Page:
Unsaturated hydrocarbon (Beginning of Ch.13)
An alkene or alkyne having one or more multiple (double or triple) bonds between carbon atoms.
Alkene: A hydrocarbon with one or more carbon-carbon double bonds.
Alkyne: A hydrocarbon with a carbon-carbon triple bond
Rules for naming alkenes from the International Union and Pure and Applied Chemistry (IUPAC)
The longest chain of carbon atoms containing the double bond is considered the parent chain.
It is named using the same stem as the alkane having the same number of carbon atoms but ends in -ene to identify it as an alkene.
If there are four or more carbon atoms in a chain, we must indicate the position of the double bond.
The carbons atoms are numbered so that the first of the two that are doubly bonded is given the lower of the two possible numbers.
Substituent groups are named as with alkanes, and their position is indicated by a number.
An isomer in which two substituent groups are attached on the same side of a double bond or ring in an organic molecule
An isomer in which two substituent groups are attached to opposite sides of a double bond or ring in a molecule
Cis-Trans Isomers (geometric isomers)
Isomers that have different configurations because of the presence of a rigid structure such as a double bond or ring.
The two requirements for cis-trans isomerism are:
Rotation must be restricted in the molecule.
There must be two nonidentical groups on each doubly bonded carbon atom.
Physical Properties of Alkenes
The boiling points of straight-chain alkenes increase with increasing molar mass, just as with alkanes.
Insoluble in water but soluble in organic solvents.
A reaction in which substituent groups join to hydrocarbon molecules at points of unsaturation—the double or triple bonds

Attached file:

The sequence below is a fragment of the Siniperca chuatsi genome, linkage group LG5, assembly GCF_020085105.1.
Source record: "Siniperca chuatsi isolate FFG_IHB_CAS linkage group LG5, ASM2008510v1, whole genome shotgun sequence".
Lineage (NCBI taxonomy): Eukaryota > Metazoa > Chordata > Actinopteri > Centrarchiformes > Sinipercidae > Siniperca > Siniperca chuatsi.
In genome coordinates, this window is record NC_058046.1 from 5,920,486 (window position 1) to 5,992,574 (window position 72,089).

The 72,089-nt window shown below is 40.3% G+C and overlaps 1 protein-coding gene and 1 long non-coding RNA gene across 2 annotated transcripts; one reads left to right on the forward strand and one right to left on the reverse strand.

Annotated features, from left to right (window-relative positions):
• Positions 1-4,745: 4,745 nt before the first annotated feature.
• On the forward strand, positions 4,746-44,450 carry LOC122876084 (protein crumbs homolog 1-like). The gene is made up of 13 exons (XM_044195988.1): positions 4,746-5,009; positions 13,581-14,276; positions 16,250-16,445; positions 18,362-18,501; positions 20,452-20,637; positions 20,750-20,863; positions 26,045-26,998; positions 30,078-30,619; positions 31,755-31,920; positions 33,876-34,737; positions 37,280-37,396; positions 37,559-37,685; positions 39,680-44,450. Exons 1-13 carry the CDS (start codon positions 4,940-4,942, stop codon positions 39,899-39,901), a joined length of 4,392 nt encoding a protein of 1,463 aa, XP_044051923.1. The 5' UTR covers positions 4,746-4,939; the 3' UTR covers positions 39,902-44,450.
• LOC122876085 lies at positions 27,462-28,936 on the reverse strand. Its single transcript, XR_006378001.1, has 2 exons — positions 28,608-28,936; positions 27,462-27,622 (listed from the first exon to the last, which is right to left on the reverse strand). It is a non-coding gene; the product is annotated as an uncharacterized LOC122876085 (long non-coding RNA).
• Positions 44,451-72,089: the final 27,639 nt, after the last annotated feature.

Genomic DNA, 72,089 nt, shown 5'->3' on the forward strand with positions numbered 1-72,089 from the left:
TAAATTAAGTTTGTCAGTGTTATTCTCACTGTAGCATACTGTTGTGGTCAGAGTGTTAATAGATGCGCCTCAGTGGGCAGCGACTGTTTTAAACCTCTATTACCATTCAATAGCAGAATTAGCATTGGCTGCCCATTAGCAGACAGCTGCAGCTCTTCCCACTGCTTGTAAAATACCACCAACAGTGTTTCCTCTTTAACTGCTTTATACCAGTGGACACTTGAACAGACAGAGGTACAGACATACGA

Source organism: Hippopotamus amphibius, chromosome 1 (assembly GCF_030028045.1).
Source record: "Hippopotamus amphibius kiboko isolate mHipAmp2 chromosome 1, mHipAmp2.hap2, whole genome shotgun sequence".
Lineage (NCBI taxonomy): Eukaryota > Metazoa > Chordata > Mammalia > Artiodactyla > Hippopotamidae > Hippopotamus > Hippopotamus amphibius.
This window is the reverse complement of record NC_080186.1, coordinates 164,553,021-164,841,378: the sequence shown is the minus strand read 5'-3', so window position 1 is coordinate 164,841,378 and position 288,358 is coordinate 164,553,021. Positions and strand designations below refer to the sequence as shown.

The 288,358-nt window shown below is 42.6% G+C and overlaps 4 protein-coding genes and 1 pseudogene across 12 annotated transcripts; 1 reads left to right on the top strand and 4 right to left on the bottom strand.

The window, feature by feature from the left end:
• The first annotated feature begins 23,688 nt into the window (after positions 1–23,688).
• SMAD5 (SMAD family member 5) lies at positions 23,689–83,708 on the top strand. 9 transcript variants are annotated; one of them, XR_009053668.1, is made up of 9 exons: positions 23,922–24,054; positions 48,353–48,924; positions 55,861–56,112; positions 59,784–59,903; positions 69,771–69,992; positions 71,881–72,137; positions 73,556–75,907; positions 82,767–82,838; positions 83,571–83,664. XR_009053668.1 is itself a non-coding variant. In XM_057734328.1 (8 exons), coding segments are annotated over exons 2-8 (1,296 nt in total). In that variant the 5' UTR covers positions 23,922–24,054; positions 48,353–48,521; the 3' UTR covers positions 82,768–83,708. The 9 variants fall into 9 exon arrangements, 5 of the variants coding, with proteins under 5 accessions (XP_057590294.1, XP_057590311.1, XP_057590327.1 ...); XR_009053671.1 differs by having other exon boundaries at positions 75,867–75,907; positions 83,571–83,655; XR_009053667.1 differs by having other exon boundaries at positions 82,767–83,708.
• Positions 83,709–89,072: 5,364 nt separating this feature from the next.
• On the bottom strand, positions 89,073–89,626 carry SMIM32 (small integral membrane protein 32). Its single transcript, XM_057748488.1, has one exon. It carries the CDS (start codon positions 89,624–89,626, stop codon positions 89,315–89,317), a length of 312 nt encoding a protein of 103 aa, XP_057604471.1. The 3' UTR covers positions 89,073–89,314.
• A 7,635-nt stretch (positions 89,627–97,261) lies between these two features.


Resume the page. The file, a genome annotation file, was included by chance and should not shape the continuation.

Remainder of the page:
A reaction in which hydrogen gas reacts at a carbon-to-carbon double or triple bond or a carbon-to-oxygen double bond to add hydrogen atoms to carbon atoms.
A reaction in which a halogen reacts at a carbon-to-carbon double or triple bond to add halogen atoms to carbon atoms.
The addition of water to a substance; in organic chemistry, the addition of water across the carbon-to-carbon double bond of an alkene or the carbon-to-oxygen double bond of an aldehyde or ketone
A giant molecule formed by the combination of monomers in a repeating manner
A small molecule that can be combined with other small molecules to make polymers
A reaction in which monomers add to one another to produce a polymeric product that contains all the atoms of the starting monomers.
are hydrocarbons with carbon-to-carbon triple bonds and properties much like those of alkenes
is the simplest member of the alkyne family and its molecular formula is C2H2.
A hydrocarbon with a benzene-like structure.